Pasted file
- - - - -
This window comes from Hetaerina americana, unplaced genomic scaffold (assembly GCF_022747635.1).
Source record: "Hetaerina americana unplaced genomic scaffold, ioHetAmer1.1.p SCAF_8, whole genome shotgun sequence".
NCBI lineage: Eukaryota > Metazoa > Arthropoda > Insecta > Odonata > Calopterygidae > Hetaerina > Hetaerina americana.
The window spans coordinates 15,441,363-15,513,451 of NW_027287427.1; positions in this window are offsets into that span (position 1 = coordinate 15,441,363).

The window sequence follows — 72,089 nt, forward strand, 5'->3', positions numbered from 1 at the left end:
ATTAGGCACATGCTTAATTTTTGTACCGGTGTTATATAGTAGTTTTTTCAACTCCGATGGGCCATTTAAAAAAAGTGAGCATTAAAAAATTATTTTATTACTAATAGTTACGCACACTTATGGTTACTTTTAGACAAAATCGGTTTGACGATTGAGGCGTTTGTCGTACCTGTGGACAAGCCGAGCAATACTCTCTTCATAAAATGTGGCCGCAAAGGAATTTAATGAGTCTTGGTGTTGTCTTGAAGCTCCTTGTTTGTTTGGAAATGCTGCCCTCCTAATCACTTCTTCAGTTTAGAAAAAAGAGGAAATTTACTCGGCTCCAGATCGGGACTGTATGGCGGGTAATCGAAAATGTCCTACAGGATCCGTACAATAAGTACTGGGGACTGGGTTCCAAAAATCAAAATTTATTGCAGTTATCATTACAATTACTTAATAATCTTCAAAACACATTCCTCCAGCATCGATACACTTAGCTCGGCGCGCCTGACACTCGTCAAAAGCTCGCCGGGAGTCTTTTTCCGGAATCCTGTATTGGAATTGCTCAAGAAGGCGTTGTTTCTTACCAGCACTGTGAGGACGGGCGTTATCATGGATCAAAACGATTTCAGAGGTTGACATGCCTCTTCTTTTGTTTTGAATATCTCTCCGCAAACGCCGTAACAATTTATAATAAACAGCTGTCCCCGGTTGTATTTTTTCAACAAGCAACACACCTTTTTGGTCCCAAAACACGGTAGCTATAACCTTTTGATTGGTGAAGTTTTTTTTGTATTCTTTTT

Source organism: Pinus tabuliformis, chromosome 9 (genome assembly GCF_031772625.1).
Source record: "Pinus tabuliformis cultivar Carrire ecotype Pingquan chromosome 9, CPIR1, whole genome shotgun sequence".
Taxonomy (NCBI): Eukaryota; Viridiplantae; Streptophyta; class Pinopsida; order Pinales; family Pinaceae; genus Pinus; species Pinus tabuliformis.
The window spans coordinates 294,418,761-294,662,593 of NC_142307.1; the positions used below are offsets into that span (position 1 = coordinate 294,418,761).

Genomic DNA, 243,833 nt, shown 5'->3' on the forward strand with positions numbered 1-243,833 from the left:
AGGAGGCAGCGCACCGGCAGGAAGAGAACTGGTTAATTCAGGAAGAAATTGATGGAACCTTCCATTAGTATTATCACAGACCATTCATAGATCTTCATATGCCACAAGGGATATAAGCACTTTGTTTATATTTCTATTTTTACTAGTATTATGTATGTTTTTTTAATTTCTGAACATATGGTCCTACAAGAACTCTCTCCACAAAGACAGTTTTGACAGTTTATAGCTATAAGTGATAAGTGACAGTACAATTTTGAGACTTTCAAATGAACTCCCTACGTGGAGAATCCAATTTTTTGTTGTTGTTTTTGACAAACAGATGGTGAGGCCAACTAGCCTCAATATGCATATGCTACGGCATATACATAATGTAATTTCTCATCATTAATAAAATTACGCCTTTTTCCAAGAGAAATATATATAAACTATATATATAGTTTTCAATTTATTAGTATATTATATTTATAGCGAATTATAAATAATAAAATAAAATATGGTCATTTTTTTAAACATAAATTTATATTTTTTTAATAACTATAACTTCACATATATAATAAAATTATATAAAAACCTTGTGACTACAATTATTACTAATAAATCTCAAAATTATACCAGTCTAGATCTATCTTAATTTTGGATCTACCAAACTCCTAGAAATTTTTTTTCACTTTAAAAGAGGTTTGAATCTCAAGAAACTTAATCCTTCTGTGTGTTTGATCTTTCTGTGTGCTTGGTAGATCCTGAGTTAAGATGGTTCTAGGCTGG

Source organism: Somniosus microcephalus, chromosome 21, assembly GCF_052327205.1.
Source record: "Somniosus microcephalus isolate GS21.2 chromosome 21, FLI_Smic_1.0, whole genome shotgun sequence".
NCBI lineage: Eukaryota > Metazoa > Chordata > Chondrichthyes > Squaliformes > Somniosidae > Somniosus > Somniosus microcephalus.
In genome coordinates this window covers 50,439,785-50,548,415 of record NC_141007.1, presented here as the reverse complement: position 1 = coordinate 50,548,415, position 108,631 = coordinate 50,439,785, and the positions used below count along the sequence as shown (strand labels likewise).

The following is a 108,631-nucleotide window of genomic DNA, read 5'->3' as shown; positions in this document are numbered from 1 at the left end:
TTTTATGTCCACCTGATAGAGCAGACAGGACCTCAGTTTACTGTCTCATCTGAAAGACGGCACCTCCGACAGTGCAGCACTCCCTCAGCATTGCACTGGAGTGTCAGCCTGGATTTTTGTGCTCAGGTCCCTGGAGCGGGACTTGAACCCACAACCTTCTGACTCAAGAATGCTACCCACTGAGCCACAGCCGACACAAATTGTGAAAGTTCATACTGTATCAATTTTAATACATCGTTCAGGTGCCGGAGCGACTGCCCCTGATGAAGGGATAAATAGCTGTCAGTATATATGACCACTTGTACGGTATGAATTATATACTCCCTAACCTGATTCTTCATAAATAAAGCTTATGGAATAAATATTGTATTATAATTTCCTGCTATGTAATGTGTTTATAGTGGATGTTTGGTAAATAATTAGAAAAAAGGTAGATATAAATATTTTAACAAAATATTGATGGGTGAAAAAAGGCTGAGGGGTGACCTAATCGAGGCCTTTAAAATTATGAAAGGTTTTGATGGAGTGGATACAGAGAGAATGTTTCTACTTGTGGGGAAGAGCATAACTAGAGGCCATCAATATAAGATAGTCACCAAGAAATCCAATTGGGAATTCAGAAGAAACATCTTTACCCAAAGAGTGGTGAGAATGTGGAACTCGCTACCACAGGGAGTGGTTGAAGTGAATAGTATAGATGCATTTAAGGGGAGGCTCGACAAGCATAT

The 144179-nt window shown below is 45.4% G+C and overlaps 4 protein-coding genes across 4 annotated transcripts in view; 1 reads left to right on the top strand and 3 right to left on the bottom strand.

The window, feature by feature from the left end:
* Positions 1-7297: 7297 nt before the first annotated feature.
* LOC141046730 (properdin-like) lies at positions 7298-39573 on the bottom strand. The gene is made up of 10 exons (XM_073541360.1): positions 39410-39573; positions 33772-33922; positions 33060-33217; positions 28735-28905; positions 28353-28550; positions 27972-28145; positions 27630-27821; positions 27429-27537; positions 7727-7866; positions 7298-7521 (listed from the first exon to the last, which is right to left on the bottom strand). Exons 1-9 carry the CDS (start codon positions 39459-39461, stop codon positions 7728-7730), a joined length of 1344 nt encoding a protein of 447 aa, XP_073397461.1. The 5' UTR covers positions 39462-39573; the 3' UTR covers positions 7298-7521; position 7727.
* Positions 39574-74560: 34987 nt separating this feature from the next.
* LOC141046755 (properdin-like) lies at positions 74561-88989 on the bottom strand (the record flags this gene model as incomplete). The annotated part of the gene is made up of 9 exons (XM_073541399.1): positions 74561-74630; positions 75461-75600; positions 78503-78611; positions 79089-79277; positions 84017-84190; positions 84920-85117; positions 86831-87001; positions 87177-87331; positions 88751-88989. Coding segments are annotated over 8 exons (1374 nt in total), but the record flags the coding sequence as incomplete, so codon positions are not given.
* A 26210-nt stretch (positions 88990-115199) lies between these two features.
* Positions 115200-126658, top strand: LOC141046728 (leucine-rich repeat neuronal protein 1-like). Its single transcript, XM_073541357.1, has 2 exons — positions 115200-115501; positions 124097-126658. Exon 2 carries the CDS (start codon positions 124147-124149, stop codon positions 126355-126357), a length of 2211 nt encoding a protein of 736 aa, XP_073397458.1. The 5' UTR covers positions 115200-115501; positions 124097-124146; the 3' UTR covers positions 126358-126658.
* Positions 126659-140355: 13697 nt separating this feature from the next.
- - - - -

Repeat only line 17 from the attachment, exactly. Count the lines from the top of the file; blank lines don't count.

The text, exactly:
The following is a 108,631-nucleotide window of genomic DNA, read 5'->3' as shown; positions in this document are numbered from 1 at the left end: